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Pramila Patten in DRC: "Sexual violence is devastating, we must act now before it's too late

Ten years ago, the United Nations and the Congolese government signed a joint communiqué on combating conflict-related sexual violence in the Democratic Republic of Congo.

This document, signed on March 30, 2013 and amended in 2015, constitutes a solemn act of commitment between the two parties and aims to implement solid mechanisms to combat sexual violence in conflict zones, put an end to impunity for perpetrators but also allow access to justice and reparation for victims.

The UN Special Representative of the Secretary-General on Sexual Violence in Conflict Zones, Pramila Patten, took part in a ceremony in Kinshasa on June 15 to commemorate the 10th anniversary of the signing of the Joint Communiqué.

In front of a gathering of officials from the Government and the Presidency of the Republic, NGOs and activists involved in the fight against sexual violence, Madame Patten expressed her shock at the increasing level of violence perpetrated against women and girls in areas plagued by insecurity, notably North Kivu and Ituri.

"I visited the Bulengo camp for displaced persons in Goma, and was struck by the brutality of the sexual violence", she said, adding that it was crucial to provide immediate and adequate assistance to all these victims, and to ensure that security was reinforced around the camps for internally displaced persons and that a protective environment was created in order to put an end to this violence.

She noted, with a twinge of sorrow, that sexual violence is one of the most devastating forms of violence. "The scars are long-lasting. Survivors suffer physical injury, psychological trauma, socio-economic marginalization, discrimination and stigmatization". 

Speaking of statistics, she reported that from April 17 to 30, 2023, Médecin Sans Frontière (MSF) teams treated 674 victims of sexual violence in six IDP sites in North Kivu. In the first quarter of 2023 alone, MONUSCO documented 187 cases in the provinces of North and South Kivu, Ituri and Maniema. In 2022, UNICEF reported over 38,000 cases of gender-based sexual violence in North Kivu.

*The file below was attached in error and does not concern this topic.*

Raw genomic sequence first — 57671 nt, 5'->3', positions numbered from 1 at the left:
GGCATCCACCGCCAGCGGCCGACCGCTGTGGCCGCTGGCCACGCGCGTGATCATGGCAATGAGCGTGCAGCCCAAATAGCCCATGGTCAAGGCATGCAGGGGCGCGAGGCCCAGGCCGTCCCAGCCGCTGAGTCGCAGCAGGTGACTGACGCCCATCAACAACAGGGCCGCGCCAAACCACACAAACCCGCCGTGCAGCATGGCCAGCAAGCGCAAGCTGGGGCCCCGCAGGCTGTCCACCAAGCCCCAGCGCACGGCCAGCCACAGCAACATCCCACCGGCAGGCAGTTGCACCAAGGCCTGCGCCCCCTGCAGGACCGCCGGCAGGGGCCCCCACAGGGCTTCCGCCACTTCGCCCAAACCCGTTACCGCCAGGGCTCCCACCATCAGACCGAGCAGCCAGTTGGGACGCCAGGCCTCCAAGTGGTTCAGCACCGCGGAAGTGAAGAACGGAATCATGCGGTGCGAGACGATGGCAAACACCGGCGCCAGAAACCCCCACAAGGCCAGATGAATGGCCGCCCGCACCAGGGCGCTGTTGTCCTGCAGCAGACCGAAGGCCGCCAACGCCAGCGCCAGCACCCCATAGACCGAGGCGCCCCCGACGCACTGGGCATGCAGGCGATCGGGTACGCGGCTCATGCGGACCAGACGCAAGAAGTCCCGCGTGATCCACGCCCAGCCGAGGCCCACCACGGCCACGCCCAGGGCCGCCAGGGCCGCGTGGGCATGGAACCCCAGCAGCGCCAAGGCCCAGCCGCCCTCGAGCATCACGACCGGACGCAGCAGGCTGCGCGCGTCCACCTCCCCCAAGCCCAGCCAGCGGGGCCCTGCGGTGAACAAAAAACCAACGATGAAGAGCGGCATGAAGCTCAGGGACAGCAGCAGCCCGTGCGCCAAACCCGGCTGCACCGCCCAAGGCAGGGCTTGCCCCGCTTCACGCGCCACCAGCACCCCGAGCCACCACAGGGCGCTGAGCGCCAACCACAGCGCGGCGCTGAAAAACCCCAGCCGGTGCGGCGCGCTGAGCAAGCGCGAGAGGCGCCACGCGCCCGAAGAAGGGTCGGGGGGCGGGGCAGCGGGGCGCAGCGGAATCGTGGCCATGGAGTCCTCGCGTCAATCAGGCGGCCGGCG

Ms. Pratten noted with pain that UNICEF even reports "an upsurge in sexual violence against children, with victims as young as 3 years old being sexually abused".

Efforts to end this violence

Pramila Patten nevertheless welcomed the enactment in the DRC, on December 26, 2022, of the law laying down the fundamental principles on the protection and reparation of victims of conflict-related sexual violence and victims of crimes against the peace and security of humanity.  "This law will make it possible to settle a historic debt in terms of reparations with the survivors of sexual violence; it is extremely urgent to act now so that this situation, which is temporary in essence, does not become perennial and uncontrollable".

She therefore called for the necessary additional efforts to be made to popularize this law and raise awareness of it among stakeholders. "I invite civil society organizations to play an important role in achieving this objective", she said.

Speaking from the rostrum of the commemoration, Mireille Masangu, Minister of Gender, Family and Children, pointed out that the issue of sexual violence is of the utmost concern to the government. "There is a national government strategy to combat violence," she said.

Madame Masangu also spoke of the Zero Tolerance policy towards perpetrators of rape, launched in 2021, the Kinshasa agreements on positive masculinity, the government's project to create a national fund to provide reparation for victims and children born of rape, and the setting up of a Task Force to monitor and evaluate this project.                                                                                                        

The army, too, takes up the cause

On the side of the Armed Forces of the Republic, indexed as perpetrators of sexual violence in conflict zones, it is stated that several mechanisms are already underway to reverse this trend.

It's within this context that a monitoring and evaluation commission for the fight against sexual violence has been in place since 2015, said General Batabombi Apanza, who chairs the commission. He added that there is an action plan based on 5 pillars to succeed in reversing this trend: prevention of violence, repression of perpetrators, communication, protection and evaluation.

Speaking of the repression pillar, General Apanza stated that over 1,291 military perpetrators of rape have already been brought before the military justice system, 550 have already been tried and 541 cases are under investigation. He concluded by saying that "the army is committed to this fight, and soldiers found guilty are already facing the rigors of the law. We are pleading with the UN to remove us from its blacklist, considering the efforts made in this fight".

The Congolese army is on the UN blacklist for repeated cases of rape perpetrated by officers and troops in war zones.